Mr Kohl also said it was 'unhelpful' to put 'French friends' in the dock on this issue. France is unhappy that its farmers would lose out under the deal. Both he and Mr Balladur said that they wished to reach an agreement on it within a fortnight.
They also spoke of the need for 'careful' joint preparations of the EC special summit in October, to give new impetus to the Maastricht process. Germany continues to be embarrassed by the fact that, despite official enthusiasm for Maastricht, the German constitutional court is still considering a plea challenging the entire agreement as unconstitutional.
Mr Kohl yesterday insisted that the two government leaders were 'entirely of one opinion' on the timing and the conditions for European monetary union. He talked, too, of the Franco-German relationship as one of the 'greatest and best results' of European policies in the past decade. The Maastricht agreement, he said, could not have been achieved without the friendship of both countries. And, he added, 'That will remain.' Mr Balladur, for his part, said that the relations between the two countries were 'basic' to France's foreign and European policy.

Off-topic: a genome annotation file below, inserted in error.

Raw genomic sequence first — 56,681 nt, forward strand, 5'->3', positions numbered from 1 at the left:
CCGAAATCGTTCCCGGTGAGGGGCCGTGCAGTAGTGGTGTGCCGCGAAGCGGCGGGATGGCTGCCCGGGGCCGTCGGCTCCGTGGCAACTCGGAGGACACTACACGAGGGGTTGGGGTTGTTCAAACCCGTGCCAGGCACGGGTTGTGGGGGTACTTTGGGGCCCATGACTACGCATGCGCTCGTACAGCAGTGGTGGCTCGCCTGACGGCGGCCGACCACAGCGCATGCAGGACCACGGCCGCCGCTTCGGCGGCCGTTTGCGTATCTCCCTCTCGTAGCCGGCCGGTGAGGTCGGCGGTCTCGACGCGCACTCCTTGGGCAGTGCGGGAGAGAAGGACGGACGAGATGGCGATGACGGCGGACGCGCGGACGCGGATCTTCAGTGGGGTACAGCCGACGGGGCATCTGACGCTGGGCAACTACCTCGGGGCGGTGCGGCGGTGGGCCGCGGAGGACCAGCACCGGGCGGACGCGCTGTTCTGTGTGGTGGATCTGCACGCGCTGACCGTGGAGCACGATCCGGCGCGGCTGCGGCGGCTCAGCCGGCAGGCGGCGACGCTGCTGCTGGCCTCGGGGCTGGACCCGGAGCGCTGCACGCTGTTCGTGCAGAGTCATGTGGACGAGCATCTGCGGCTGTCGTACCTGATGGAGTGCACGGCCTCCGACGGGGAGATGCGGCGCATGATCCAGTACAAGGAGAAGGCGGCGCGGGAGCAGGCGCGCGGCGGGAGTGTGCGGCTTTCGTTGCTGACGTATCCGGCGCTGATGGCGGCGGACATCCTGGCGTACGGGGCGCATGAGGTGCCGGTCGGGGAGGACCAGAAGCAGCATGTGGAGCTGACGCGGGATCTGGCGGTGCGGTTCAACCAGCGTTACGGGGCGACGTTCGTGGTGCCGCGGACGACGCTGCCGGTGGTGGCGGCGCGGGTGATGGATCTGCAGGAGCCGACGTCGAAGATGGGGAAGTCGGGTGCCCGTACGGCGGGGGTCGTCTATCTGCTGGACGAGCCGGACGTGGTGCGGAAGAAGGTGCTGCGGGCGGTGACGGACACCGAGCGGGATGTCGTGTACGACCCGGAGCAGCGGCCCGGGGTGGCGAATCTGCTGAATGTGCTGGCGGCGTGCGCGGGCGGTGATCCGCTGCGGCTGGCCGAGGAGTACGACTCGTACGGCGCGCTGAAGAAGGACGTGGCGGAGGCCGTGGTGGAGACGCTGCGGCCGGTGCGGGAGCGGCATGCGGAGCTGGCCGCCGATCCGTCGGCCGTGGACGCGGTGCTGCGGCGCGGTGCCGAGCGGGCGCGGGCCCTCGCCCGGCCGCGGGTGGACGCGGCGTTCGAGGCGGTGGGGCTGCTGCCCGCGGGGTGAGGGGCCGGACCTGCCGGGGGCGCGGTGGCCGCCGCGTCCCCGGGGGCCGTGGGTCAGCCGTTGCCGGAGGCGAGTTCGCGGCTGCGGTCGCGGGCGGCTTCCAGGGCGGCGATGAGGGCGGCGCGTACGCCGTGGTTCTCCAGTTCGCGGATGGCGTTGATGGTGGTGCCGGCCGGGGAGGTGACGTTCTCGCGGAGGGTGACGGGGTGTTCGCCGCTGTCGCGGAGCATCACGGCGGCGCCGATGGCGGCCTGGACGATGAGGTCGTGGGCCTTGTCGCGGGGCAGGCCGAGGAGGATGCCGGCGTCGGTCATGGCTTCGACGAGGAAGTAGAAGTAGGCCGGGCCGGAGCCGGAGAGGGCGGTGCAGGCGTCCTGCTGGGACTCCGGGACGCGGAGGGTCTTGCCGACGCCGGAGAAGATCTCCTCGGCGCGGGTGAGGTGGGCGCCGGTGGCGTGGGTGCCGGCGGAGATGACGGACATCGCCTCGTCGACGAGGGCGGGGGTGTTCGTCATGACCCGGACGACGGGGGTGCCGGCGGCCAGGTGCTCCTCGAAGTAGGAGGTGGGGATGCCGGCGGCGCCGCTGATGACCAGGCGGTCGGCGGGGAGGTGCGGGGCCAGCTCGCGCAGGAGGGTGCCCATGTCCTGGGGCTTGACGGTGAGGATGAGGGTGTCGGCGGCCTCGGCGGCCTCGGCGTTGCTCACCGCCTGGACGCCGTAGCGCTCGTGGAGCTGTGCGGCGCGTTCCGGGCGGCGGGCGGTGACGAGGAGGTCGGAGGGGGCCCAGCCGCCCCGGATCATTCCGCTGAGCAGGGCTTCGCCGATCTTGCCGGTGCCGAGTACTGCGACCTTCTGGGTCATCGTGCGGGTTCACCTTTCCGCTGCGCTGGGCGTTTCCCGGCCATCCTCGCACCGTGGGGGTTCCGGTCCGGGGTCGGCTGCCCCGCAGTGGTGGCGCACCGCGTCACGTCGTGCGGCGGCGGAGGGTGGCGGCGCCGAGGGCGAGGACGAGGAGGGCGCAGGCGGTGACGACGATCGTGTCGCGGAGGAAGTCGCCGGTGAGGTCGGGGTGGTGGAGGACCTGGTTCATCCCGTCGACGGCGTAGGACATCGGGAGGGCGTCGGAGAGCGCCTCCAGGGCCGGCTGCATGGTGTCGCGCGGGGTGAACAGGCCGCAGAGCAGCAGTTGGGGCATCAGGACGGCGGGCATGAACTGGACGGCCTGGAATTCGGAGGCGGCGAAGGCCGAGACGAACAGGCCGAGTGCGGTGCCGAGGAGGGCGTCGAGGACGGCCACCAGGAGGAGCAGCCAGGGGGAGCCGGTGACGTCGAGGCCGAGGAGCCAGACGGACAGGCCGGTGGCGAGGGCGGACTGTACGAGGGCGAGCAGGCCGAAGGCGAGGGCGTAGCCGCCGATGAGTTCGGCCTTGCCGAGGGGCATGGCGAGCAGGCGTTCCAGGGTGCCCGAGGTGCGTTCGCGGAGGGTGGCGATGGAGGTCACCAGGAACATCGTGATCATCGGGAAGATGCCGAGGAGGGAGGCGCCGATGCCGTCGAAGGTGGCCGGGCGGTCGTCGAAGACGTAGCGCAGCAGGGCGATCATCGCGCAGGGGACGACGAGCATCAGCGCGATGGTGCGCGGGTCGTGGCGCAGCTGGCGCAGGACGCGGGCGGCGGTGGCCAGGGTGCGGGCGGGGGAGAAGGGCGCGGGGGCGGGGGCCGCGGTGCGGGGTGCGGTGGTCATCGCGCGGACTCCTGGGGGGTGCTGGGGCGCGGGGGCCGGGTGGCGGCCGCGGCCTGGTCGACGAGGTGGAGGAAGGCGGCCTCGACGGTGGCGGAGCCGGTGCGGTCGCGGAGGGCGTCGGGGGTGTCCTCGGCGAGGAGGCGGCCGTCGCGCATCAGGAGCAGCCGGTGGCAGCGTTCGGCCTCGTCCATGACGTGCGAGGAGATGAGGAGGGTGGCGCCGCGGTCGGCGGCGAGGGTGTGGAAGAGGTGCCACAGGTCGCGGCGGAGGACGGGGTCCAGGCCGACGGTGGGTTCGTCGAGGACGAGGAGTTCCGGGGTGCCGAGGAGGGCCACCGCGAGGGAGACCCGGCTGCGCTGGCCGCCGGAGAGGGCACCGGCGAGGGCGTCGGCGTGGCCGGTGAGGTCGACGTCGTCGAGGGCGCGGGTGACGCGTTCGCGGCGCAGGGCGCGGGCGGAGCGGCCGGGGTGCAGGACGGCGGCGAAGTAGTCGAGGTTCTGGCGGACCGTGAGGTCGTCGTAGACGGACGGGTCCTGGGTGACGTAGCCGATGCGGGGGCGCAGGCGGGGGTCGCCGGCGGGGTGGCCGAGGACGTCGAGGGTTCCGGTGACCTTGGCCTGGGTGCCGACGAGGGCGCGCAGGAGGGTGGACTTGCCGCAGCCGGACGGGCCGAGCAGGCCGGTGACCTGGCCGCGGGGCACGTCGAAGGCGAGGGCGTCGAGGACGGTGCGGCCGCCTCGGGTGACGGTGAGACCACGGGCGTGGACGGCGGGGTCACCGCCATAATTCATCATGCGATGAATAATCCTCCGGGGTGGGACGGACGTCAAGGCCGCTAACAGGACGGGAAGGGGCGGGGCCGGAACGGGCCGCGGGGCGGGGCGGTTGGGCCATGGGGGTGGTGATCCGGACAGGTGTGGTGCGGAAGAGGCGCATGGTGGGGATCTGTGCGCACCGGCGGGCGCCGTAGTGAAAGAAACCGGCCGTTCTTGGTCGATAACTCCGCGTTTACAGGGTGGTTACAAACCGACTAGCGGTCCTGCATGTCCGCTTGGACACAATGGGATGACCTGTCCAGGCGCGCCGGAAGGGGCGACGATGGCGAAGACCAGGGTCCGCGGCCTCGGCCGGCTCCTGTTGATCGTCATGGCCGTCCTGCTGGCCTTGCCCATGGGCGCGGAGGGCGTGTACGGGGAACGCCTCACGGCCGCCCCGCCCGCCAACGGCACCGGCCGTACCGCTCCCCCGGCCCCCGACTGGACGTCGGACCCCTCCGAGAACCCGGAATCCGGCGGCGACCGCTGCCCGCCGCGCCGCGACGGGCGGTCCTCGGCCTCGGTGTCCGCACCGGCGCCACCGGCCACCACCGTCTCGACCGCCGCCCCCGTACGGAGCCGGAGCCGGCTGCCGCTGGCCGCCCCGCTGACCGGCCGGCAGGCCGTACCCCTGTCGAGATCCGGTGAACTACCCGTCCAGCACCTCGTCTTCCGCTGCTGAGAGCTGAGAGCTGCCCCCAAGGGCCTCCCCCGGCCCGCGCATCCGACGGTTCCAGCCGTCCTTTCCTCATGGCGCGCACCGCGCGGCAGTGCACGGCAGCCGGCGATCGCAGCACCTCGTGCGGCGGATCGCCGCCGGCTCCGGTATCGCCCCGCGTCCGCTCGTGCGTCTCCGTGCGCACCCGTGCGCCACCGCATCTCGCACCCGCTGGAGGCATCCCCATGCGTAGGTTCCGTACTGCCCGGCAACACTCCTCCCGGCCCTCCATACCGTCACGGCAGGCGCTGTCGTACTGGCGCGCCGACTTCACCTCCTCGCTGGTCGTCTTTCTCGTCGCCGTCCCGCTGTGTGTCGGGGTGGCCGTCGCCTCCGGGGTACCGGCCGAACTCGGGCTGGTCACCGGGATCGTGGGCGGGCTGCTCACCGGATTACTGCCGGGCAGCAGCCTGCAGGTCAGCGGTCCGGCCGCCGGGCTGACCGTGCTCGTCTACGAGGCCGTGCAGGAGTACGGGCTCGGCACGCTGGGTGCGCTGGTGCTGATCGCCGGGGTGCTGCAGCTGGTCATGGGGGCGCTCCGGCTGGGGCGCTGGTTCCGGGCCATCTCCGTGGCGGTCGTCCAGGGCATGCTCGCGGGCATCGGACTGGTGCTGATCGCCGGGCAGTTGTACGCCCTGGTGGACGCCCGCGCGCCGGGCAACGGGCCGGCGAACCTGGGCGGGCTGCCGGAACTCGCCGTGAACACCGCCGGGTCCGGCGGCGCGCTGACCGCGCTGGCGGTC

The French Foreign Minister, Alain Juppe, in advance of his visit to Germany this week - in another of the flurry of Franco-German meetings in the past few days - referred to the 'objective difficulties' in the relationship between the two countries.
But German commentators agree that the marriage is not yet on the rocks. The Suddeutsche Zeitung said yesterday: 'The sad (or realistic) fact is that all links that were forged in the Cold War are now loosening. Everybody is freer and more independent. Everybody can (and must) find new interests and partners.' It concludes, however: 'New lovers are not in sight, and thus the Franco-German marriage will hold for a while yet - even if with the partners going their own way more frequently, and sleeping in separate bedrooms.'
Interest rates, page 31Reuse content